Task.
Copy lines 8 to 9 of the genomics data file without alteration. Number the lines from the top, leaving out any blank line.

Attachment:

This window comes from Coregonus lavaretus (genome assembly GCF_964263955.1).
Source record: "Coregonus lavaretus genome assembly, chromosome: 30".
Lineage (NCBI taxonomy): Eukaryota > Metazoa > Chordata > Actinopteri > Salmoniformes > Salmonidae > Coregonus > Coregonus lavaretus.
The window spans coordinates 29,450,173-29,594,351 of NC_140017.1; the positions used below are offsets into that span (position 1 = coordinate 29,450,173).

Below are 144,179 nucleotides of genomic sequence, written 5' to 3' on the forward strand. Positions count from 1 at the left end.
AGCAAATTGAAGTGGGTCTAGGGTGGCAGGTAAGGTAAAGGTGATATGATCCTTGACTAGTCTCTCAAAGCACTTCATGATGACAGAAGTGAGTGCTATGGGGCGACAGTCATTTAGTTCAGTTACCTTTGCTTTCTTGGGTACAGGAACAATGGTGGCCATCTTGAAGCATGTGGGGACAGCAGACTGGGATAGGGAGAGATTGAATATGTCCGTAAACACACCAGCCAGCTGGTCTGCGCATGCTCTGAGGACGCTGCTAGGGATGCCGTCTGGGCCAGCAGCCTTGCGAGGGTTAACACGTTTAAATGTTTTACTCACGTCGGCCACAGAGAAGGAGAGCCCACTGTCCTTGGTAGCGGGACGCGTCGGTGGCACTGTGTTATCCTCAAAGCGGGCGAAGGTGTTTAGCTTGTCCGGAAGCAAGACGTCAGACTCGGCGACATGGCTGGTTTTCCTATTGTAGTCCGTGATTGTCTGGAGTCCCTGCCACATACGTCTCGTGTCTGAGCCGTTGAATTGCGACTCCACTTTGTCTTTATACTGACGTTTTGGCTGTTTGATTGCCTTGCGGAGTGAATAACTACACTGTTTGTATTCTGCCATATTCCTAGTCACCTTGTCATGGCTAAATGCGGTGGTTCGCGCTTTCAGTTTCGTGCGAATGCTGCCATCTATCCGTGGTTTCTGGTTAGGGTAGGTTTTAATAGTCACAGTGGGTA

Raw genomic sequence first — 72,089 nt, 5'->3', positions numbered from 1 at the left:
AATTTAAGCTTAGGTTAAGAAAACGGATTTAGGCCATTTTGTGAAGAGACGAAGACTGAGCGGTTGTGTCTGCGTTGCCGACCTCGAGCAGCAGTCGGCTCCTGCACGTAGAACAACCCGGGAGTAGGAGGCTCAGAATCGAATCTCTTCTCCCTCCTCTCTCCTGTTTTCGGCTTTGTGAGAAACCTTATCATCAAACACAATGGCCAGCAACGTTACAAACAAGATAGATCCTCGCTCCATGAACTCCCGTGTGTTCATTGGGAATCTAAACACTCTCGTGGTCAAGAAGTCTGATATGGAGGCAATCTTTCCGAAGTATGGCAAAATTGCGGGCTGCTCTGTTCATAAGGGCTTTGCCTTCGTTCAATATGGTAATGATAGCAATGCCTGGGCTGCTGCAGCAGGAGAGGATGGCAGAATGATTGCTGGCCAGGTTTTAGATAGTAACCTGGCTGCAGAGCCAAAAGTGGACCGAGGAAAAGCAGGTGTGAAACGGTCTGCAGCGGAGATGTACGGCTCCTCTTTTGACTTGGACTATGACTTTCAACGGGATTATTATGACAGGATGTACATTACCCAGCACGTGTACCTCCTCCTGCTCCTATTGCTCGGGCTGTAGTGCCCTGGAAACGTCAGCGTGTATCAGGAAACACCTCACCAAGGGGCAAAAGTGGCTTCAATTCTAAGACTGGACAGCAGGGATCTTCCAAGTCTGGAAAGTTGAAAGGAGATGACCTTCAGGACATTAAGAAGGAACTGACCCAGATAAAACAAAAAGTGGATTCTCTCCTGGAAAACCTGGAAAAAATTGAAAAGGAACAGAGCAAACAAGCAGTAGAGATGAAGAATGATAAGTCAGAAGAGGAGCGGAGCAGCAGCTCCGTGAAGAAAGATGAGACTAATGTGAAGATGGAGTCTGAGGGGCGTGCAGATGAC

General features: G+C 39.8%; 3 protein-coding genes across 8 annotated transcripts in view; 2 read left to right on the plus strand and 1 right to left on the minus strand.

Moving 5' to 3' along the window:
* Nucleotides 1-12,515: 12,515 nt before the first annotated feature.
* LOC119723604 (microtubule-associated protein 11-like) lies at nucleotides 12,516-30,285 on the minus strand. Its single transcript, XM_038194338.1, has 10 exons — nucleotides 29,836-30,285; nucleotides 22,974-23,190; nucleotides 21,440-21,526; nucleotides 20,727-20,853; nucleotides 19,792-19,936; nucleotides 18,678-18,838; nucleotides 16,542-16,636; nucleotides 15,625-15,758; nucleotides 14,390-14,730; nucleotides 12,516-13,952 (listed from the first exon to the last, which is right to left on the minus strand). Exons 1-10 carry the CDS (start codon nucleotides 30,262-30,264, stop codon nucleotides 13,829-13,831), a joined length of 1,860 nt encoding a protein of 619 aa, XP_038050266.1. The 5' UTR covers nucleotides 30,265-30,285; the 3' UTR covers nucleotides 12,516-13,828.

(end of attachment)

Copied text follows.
AATTTAAGCTTAGGTTAAGAAAACGGATTTAGGCCATTTTGTGAAGAGACGAAGACTGAGCGGTTGTGTCTGCGTTGCCGACCTCGAGCAGCAGTCGGCTCCTGCACGTAGAACAACCCGGGAGTAGGAGGCTCAGAATCGAATCTCTTCTCCCTCCTCTCTCCTGTTTTCGGCTTTGTGAGAAACCTTATCATCAAACACAATGGCCAGCAACGTTACAAACAAGATAGATCCTCGCTCCATGAACTCCCGTGTGTTCATTGGGAATCTAAACACTCTCGTGGTCAAGAAGTCTGATATGGAGGCAATCTTTCCGAAGTATGGCAAAATTGCGGGCTGCTCTGTTCATAAGGGCTTTGCCTTCGTTCAATATGGTAATGATAGCAATGCCTGGGCTGCTGCAGCAGGAGAGGATGGCAGAATGATTGCTGGCCAGGTTTTAGATAGTAACCTGGCTGCAGAGCCAAAAGTGGACCGAGGAAAAGCAGGTGTGAAACGGTCTGCAGCGGAGATGTACGGCTCCTCTTTTGACTTGGACTATGACTTTCAACGGGATTATTATGACAGGATGTACATTACCCAGCACGTGTACCTCCTCCTGCTCCTATTGCTCGGGCTGTAGTGCCCTGGAAACGTCAGCGTGTATCAGGAAACACCTCACCAAGGGGCAAAAGTGGCTTCAATTCTAAGACTGGACAGCAGGGATCTTCCAAGTCTGGAAAGTTGAAAGGAGATGACCTTCAGGACATTAAGAAGGAACTGACCCAGATAAAACAAAAAGTGGATTCTCTCCTGGAAAACCTGGAAAAAATTGAAAAGGAACAGAGCAAACAAGCAGTAGAGATGAAGAATGATAAGTCAGAAGAGGAGCGGAGCAGCAGCTCCGTGAAGAAAGATGAGACTAATGTGAAGATGGAGTCTGAGGGGCGTGCAGATGAC

General features: G+C 39.8%; 3 protein-coding genes across 8 annotated transcripts in view; 2 read left to right on the plus strand and 1 right to left on the minus strand.